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Jason Bortz

Africa it is.

25 posts in this topic

We've been given the green light (read: the funding).

We'll be traveling to Nairobi, Kenya on June 14th to shoot a documentary on HEART and their efforts, returning on July 1.

Needless to say, it's an overwhelming task fraught with privilege and anticipation juxtaposing the notional understanding that we'll be filming hordes of joyful children with death sentences.

As we shoot, we'll also be working on a secondary piece--kind of a 'Making of...' coupled with 'Reality TV.' We'll be chronicling our own experiences concurrently with HEART's story--hopefully, as an end result, to educate a demographic that wouldn't normally tune in to such a documentary surrounding Health Education Africa Resource Team.

Ultimately, we hope to breathe life and hope into a dying continent that people most commonly associate with hunger and primitives.

By the grace of God, we're going to do our best.

Prayers will be accepted in bulk.

----------

Edited by Jason Bortz

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We're cutting a version of the documentary for entry into festival programs and offering to Discovery Channel-type venues. We'll cut a 'Filmmaker Experience' version that'll probably run about 25 minutes with the secondary subject matter (us).

A 15 minute piece will be used in all of HEART's fundraising efforts, benefits, etc.

A 3 minute segment will be used for the web, for a 'Who We Are' minidisc and for a corporate sponsorship hook.

All of these will be available on a DVD as well. smile.gif

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Son, you've made me a very proud papa today.

Oh, shoot! I wasn't supposed to let that secret out of the bag!

Anyway, congratulations, and please keep us posted. This would be a great place for your project diary/blog.

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Sure thing.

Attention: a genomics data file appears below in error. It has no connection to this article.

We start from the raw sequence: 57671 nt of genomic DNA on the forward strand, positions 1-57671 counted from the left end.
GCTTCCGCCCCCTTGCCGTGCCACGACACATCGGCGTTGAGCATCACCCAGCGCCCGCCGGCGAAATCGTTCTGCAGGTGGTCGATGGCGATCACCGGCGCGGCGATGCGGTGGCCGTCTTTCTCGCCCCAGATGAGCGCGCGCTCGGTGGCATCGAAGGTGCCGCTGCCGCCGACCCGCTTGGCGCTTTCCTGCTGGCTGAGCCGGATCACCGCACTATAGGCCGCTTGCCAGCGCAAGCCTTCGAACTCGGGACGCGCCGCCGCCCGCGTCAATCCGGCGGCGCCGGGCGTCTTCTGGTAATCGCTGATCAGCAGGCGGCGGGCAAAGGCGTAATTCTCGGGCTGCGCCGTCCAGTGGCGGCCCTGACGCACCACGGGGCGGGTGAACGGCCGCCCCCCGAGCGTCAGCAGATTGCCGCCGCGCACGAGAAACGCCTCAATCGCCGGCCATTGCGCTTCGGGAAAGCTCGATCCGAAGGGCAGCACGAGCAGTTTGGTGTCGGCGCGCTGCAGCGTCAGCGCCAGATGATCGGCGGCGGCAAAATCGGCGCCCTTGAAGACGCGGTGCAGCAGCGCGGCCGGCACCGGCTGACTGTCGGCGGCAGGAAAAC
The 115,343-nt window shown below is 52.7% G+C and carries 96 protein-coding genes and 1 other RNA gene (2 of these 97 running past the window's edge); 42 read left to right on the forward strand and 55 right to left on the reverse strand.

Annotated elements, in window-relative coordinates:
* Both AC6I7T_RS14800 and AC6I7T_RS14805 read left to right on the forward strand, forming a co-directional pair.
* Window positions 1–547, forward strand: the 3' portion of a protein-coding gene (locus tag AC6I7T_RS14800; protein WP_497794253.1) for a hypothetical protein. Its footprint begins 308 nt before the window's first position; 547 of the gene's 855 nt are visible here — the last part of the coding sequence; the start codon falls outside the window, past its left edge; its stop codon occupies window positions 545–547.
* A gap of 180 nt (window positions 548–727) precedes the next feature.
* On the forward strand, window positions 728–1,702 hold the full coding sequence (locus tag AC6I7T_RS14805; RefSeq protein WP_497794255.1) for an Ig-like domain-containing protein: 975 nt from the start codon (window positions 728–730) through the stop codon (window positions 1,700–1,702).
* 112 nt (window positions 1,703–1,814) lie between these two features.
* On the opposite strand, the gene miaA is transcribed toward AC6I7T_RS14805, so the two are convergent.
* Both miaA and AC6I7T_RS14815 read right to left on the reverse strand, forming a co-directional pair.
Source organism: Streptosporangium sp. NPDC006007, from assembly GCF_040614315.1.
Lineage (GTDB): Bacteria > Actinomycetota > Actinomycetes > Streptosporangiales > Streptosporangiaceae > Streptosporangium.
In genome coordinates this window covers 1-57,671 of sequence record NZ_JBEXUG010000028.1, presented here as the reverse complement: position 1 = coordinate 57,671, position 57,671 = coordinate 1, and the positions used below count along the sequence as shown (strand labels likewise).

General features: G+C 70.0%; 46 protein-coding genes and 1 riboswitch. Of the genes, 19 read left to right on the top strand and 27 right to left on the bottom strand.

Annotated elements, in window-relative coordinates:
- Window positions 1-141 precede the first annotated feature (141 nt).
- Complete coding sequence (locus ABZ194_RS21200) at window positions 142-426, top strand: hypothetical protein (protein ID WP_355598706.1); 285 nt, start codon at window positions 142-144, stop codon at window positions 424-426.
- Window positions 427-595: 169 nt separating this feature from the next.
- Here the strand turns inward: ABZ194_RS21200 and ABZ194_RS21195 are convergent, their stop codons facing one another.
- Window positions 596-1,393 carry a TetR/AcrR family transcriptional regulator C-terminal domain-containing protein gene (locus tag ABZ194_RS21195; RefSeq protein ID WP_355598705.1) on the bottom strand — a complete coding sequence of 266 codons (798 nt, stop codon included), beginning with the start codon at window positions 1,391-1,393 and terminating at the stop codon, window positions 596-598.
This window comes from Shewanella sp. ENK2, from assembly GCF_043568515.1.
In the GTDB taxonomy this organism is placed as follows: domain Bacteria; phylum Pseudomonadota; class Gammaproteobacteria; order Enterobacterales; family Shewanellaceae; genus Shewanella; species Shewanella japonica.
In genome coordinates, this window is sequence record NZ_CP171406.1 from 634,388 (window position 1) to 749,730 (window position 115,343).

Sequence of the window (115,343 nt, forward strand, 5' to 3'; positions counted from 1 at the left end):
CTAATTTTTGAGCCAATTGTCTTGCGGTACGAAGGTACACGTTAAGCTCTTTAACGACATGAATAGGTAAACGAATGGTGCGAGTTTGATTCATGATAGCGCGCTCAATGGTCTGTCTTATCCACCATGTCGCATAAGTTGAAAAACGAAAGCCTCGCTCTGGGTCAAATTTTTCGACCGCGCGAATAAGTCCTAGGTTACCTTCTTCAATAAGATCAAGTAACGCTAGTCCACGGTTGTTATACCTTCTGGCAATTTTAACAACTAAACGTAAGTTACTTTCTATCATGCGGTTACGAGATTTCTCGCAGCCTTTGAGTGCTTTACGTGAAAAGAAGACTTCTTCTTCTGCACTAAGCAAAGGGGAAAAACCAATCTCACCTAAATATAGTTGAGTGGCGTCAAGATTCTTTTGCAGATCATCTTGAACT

I'll chronicle the effects of the ebola strain!

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Here we go.

We board for Kenya at 8:35 AM Monday morning, scheduled to arrive on Wednesday after stopovers in Birmingham, England and the United Arab Emirates in Dubai.

Prayers would be cool.

My goal is to complete a work that encapsulates not only the need in Africa, but primarily the hope which inspires empathy of no small scale. Ultimately, I would like to educate the viewers with the reality of a dying nation infused with the heart of its people, a people willing to learn, to embrace any means of escaping a heinous end.

It’s a drop in the bucket, you know? The need far outweighs the efforts on an epic scale; it is estimated by 2010 the demographic between 18-36 will be decimated—and there’s no real way to stop that from happening. But HEART is making strides, teaching a model village program that the native Afrikaners can implement and teach to their villages that can curtail the continued practices proven so unwittingly self-destructive. They have achieved in 4 years what missionaries have failed to accomplish in 30—hope.

John Drew (Ba’al T’shuvah) is accompanying me as my sound tech, and Brian Hamm as my Director of Photography. Please offer up a thought if you’re of a mind—

I’ve no doubt we will return.

And return changed, in no small way, by the experience.

---------------

Edited by Jason Bortz

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What you're doing is awesome, Jason and John. My prayers are with you, and I look forward to hearing more about your adventure.

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Ditto. This is really an inspiration. You guys are in all our prayers, I'm sure. A drop in the bucket, maybe, but you can't cause a flood without a few raindrops. (Why do good deeds so often inspire bad poetry? dry.gif )

Seriously, though, God bless you guys. Safe travels.

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yeah,

All the best Jason

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We're back.

I could not have wished for a better experience. Everything went perfectly, abundantly—even the heartbreak was gentle and reassuring, as though to say Yes, now you know—take this with you, that others may see and believe.

And then the other times, like ‘Doesn’t matter who sees this—it won’t be the same as being here.

We shot over 30 hours of footage and it’s gonna be a bit of a chore to edit it down to 50 minutes, 15 minutes and 5 minutes—from interviews with the Minister of Health and Education to the President’s daughter and finally his second wife (read: not his second marriage—his second wife. Got two of ‘em, he does) to the orphanages, the slums, the villages and children and the safaris (lions mating at 5 metres, among other things)…